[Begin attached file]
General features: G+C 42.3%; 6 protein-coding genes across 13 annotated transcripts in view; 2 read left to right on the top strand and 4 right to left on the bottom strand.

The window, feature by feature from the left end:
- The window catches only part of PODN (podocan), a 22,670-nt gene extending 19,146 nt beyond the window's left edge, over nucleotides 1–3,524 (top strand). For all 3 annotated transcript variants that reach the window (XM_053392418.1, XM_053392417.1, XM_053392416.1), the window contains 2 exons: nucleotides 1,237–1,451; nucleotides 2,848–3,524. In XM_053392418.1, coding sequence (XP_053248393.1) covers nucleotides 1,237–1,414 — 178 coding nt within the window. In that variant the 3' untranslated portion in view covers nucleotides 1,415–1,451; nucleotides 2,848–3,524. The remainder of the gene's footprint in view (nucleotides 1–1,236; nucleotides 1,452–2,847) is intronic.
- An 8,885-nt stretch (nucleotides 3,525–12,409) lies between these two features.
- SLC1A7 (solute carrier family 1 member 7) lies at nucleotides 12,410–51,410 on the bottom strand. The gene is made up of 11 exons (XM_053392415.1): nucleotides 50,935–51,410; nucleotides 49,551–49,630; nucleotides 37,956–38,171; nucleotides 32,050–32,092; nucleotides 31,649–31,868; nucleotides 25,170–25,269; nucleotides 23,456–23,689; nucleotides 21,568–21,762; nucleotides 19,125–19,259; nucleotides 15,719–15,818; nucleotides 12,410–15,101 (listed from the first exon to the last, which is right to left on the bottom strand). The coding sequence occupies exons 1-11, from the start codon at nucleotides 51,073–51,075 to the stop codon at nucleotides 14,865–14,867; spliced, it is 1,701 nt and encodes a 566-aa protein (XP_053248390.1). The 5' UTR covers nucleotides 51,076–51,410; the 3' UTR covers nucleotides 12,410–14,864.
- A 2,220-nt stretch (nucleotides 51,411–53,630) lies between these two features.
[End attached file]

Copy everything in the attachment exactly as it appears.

General features: G+C 42.3%; 6 protein-coding genes across 13 annotated transcripts in view; 2 read left to right on the top strand and 4 right to left on the bottom strand.

The window, feature by feature from the left end:
- The window catches only part of PODN (podocan), a 22,670-nt gene extending 19,146 nt beyond the window's left edge, over nucleotides 1–3,524 (top strand). For all 3 annotated transcript variants that reach the window (XM_053392418.1, XM_053392417.1, XM_053392416.1), the window contains 2 exons: nucleotides 1,237–1,451; nucleotides 2,848–3,524. In XM_053392418.1, coding sequence (XP_053248393.1) covers nucleotides 1,237–1,414 — 178 coding nt within the window. In that variant the 3' untranslated portion in view covers nucleotides 1,415–1,451; nucleotides 2,848–3,524. The remainder of the gene's footprint in view (nucleotides 1–1,236; nucleotides 1,452–2,847) is intronic.
- An 8,885-nt stretch (nucleotides 3,525–12,409) lies between these two features.
- SLC1A7 (solute carrier family 1 member 7) lies at nucleotides 12,410–51,410 on the bottom strand. The gene is made up of 11 exons (XM_053392415.1): nucleotides 50,935–51,410; nucleotides 49,551–49,630; nucleotides 37,956–38,171; nucleotides 32,050–32,092; nucleotides 31,649–31,868; nucleotides 25,170–25,269; nucleotides 23,456–23,689; nucleotides 21,568–21,762; nucleotides 19,125–19,259; nucleotides 15,719–15,818; nucleotides 12,410–15,101 (listed from the first exon to the last, which is right to left on the bottom strand). The coding sequence occupies exons 1-11, from the start codon at nucleotides 51,073–51,075 to the stop codon at nucleotides 14,865–14,867; spliced, it is 1,701 nt and encodes a 566-aa protein (XP_053248390.1). The 5' UTR covers nucleotides 51,076–51,410; the 3' UTR covers nucleotides 12,410–14,864.
- A 2,220-nt stretch (nucleotides 51,411–53,630) lies between these two features.